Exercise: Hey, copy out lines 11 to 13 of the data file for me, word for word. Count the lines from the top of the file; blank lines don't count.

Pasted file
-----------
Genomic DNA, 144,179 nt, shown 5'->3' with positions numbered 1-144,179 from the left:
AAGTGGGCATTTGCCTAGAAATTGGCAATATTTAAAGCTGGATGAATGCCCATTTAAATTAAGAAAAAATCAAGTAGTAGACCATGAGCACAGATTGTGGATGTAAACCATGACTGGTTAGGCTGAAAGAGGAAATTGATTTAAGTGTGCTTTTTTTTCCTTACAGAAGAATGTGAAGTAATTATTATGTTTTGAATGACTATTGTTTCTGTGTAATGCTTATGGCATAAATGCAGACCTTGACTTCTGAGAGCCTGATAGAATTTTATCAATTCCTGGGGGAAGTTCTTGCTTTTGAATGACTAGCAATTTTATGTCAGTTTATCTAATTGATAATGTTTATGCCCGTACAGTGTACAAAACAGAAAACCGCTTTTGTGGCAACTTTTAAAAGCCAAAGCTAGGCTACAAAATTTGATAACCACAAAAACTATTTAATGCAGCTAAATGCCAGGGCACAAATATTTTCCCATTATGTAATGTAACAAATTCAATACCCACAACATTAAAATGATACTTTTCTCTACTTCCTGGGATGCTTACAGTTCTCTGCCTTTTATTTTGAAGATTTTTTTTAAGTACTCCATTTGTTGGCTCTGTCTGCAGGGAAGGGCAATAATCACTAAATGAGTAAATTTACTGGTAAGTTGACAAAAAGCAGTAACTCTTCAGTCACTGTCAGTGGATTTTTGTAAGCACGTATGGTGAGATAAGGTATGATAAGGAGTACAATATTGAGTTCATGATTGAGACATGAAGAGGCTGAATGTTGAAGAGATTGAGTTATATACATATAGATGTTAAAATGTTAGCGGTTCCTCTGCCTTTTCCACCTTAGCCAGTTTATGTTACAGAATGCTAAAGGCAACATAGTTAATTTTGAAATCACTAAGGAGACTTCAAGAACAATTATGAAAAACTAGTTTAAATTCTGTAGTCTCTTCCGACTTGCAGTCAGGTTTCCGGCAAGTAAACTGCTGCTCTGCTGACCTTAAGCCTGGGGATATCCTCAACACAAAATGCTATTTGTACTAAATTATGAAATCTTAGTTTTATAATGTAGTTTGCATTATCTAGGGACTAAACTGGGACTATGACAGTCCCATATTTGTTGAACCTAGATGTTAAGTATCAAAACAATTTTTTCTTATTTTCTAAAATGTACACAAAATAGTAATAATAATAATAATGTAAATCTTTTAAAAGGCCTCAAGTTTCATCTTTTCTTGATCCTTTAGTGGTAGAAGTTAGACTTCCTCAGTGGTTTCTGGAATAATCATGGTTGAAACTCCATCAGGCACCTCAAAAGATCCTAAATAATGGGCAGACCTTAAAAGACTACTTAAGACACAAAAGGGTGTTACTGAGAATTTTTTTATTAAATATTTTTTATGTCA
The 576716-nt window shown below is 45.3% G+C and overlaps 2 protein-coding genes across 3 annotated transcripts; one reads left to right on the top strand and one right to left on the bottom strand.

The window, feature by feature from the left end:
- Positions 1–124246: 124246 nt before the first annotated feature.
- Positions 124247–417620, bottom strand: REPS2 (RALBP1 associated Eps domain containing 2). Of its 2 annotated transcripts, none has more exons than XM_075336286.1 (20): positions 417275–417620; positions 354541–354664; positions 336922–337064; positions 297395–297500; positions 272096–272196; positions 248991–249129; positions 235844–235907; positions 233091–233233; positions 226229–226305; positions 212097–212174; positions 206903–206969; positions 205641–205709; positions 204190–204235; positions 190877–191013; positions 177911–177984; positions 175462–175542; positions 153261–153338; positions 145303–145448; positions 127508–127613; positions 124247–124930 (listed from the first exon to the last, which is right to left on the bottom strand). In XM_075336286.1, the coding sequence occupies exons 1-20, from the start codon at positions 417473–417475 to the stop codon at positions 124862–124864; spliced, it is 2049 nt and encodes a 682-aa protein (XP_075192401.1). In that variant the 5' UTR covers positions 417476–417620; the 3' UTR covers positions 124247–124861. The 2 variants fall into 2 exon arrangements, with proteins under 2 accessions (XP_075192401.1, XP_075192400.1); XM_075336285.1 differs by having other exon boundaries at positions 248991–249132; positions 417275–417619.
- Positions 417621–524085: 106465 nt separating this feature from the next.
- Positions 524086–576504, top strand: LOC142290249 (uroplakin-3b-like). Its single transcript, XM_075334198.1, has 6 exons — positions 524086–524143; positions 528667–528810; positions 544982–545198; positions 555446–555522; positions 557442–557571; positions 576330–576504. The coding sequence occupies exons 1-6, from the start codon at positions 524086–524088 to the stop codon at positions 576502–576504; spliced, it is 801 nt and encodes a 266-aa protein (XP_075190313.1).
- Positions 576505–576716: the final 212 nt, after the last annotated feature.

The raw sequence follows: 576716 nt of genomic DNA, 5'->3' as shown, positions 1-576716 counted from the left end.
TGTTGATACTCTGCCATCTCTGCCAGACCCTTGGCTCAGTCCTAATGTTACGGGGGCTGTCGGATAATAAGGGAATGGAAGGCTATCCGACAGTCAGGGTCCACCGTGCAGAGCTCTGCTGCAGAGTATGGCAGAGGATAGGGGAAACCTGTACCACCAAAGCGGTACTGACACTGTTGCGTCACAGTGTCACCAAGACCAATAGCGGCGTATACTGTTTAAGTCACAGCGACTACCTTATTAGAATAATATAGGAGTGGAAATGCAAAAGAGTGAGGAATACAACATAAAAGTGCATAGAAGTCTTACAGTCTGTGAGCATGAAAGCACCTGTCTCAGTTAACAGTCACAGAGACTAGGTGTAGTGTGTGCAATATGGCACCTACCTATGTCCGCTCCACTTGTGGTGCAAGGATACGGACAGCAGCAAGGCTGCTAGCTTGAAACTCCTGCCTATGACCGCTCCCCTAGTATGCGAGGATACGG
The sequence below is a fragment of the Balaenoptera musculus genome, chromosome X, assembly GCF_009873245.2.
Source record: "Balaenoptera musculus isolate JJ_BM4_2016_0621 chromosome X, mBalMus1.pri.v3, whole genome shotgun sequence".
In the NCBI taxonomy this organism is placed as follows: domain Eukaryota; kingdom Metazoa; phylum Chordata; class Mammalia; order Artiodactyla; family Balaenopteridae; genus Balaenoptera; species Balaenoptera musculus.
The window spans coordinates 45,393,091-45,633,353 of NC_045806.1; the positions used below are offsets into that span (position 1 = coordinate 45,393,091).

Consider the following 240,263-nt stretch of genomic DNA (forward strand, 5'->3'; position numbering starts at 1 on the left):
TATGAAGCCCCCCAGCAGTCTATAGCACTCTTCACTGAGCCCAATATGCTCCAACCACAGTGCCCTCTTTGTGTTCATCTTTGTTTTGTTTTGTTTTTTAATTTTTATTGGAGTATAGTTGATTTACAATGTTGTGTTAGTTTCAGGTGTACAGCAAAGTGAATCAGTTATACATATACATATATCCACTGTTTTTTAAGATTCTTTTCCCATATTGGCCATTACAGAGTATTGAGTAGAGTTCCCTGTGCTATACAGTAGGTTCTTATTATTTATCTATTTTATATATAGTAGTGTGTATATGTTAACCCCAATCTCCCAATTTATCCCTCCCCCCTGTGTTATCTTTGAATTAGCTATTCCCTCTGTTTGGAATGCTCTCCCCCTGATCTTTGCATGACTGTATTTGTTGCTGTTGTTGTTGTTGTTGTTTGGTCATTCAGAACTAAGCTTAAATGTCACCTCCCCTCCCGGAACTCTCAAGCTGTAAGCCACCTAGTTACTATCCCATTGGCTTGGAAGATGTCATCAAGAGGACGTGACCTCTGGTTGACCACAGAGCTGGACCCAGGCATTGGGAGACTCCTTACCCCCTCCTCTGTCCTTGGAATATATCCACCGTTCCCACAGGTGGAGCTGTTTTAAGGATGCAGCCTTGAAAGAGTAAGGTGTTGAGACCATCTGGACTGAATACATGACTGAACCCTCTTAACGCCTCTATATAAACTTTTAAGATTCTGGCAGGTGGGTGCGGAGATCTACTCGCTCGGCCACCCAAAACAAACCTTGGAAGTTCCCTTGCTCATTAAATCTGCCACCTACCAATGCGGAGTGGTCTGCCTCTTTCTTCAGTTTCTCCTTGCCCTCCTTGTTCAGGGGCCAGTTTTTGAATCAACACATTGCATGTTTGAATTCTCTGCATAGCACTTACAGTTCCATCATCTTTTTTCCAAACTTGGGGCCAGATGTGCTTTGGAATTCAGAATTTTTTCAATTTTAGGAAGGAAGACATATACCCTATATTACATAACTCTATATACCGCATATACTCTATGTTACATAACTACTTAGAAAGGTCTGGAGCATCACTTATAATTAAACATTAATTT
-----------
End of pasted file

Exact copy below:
TGTTGATACTCTGCCATCTCTGCCAGACCCTTGGCTCAGTCCTAATGTTACGGGGGCTGTCGGATAATAAGGGAATGGAAGGCTATCCGACAGTCAGGGTCCACCGTGCAGAGCTCTGCTGCAGAGTATGGCAGAGGATAGGGGAAACCTGTACCACCAAAGCGGTACTGACACTGTTGCGTCACAGTGTCACCAAGACCAATAGCGGCGTATACTGTTTAAGTCACAGCGACTACCTTATTAGAATAATATAGGAGTGGAAATGCAAAAGAGTGAGGAATACAACATAAAAGTGCATAGAAGTCTTACAGTCTGTGAGCATGAAAGCACCTGTCTCAGTTAACAGTCACAGAGACTAGGTGTAGTGTGTGCAATATGGCACCTACCTATGTCCGCTCCACTTGTGGTGCAAGGATACGGACAGCAGCAAGGCTGCTAGCTTGAAACTCCTGCCTATGACCGCTCCCCTAGTATGCGAGGATACGG
The sequence below is a fragment of the Balaenoptera musculus genome, chromosome X, assembly GCF_009873245.2.
Source record: "Balaenoptera musculus isolate JJ_BM4_2016_0621 chromosome X, mBalMus1.pri.v3, whole genome shotgun sequence".